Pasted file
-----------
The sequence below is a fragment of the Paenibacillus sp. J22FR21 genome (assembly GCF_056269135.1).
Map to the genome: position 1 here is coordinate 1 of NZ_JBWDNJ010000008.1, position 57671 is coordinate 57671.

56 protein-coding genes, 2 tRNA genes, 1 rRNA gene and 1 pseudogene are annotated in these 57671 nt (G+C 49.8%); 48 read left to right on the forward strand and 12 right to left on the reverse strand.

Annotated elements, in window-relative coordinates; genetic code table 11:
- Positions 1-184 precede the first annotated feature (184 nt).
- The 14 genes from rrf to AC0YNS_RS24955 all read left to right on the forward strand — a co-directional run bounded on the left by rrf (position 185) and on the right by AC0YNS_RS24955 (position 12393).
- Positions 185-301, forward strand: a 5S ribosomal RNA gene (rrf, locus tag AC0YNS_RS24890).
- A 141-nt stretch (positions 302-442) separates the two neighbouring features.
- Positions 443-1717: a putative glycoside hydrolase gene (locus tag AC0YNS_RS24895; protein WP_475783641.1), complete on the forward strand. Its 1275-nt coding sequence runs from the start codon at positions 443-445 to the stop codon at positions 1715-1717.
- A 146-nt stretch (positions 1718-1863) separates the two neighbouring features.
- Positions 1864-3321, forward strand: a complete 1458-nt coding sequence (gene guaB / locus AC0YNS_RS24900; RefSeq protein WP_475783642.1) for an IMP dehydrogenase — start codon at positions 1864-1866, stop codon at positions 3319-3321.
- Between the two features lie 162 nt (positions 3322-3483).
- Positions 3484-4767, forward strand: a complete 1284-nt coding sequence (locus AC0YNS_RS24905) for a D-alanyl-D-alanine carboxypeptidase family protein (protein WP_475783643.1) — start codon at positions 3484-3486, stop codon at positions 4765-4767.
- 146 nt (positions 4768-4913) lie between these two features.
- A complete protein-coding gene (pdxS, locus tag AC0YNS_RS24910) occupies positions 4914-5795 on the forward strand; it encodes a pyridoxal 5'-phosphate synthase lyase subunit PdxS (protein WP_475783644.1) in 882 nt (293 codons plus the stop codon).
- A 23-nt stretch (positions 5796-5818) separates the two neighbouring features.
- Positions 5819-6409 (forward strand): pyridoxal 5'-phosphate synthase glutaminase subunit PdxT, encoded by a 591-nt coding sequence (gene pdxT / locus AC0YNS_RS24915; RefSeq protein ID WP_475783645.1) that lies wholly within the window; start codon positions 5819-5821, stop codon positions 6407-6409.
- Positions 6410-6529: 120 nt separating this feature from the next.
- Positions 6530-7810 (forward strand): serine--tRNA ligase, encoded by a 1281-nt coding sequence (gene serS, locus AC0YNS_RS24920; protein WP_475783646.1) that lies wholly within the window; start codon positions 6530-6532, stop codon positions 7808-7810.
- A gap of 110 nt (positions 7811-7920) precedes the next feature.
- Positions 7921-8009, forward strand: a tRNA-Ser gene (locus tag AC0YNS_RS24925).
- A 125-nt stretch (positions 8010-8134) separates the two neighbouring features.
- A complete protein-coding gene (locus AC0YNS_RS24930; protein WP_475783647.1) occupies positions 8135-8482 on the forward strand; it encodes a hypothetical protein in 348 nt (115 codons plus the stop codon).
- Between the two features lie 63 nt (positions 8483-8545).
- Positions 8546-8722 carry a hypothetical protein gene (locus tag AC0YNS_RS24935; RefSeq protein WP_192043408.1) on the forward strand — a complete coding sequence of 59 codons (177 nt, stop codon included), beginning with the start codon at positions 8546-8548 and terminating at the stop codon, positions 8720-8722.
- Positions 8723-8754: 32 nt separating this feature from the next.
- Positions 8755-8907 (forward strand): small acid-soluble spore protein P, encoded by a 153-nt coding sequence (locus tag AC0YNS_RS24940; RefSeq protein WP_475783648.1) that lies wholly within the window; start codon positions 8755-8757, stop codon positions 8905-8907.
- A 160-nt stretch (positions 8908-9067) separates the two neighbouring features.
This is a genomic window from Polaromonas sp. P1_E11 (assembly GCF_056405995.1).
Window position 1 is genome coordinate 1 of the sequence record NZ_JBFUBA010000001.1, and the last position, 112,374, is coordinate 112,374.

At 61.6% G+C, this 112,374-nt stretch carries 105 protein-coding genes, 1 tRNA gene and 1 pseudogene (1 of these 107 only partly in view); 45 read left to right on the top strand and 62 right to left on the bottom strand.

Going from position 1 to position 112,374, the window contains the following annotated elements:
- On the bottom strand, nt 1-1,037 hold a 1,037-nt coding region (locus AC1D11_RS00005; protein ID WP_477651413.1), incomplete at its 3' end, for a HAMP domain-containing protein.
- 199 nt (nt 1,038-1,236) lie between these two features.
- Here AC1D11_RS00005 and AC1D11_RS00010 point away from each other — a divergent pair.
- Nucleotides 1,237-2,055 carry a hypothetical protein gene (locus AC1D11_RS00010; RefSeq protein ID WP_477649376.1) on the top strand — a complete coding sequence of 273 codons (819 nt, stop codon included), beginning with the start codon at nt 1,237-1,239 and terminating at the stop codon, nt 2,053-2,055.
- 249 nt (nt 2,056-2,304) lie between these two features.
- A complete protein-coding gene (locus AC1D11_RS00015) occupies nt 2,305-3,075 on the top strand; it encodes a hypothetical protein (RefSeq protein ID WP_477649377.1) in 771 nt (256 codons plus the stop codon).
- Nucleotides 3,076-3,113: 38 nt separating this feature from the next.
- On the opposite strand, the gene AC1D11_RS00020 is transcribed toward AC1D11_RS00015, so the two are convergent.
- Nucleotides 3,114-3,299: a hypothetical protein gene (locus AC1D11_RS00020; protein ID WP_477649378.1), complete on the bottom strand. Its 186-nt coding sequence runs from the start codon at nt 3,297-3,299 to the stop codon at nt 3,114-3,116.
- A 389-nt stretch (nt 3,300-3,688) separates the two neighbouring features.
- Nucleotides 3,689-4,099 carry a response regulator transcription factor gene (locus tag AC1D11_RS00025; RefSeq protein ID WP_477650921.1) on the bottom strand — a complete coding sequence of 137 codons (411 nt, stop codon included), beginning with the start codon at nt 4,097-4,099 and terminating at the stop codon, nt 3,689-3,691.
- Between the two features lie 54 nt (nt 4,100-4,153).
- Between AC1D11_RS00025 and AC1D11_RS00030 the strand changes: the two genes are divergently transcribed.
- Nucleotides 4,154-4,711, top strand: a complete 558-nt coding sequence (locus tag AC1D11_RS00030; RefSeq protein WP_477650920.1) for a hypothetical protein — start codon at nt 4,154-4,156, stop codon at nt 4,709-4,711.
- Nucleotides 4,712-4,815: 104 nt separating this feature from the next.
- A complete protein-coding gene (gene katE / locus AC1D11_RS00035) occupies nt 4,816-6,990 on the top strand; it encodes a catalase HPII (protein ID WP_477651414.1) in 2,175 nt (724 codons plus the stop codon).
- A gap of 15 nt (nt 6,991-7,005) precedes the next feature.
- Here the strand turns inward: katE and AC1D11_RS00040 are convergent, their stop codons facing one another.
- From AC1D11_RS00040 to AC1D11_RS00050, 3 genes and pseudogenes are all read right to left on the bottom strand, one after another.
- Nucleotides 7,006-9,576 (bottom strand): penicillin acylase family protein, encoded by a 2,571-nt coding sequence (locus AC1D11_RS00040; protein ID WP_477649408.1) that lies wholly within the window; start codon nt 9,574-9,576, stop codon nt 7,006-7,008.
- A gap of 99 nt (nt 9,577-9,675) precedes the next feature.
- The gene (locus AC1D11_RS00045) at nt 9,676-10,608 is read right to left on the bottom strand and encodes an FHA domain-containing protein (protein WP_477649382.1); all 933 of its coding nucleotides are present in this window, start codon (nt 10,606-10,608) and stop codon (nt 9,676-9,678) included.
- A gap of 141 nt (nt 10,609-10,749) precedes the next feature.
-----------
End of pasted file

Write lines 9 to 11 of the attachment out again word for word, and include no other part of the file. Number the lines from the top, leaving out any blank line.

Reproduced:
- Positions 443-1717: a putative glycoside hydrolase gene (locus tag AC0YNS_RS24895; protein WP_475783641.1), complete on the forward strand. Its 1275-nt coding sequence runs from the start codon at positions 443-445 to the stop codon at positions 1715-1717.
- A 146-nt stretch (positions 1718-1863) separates the two neighbouring features.
- Positions 1864-3321, forward strand: a complete 1458-nt coding sequence (gene guaB / locus AC0YNS_RS24900; RefSeq protein WP_475783642.1) for an IMP dehydrogenase — start codon at positions 1864-1866, stop codon at positions 3319-3321.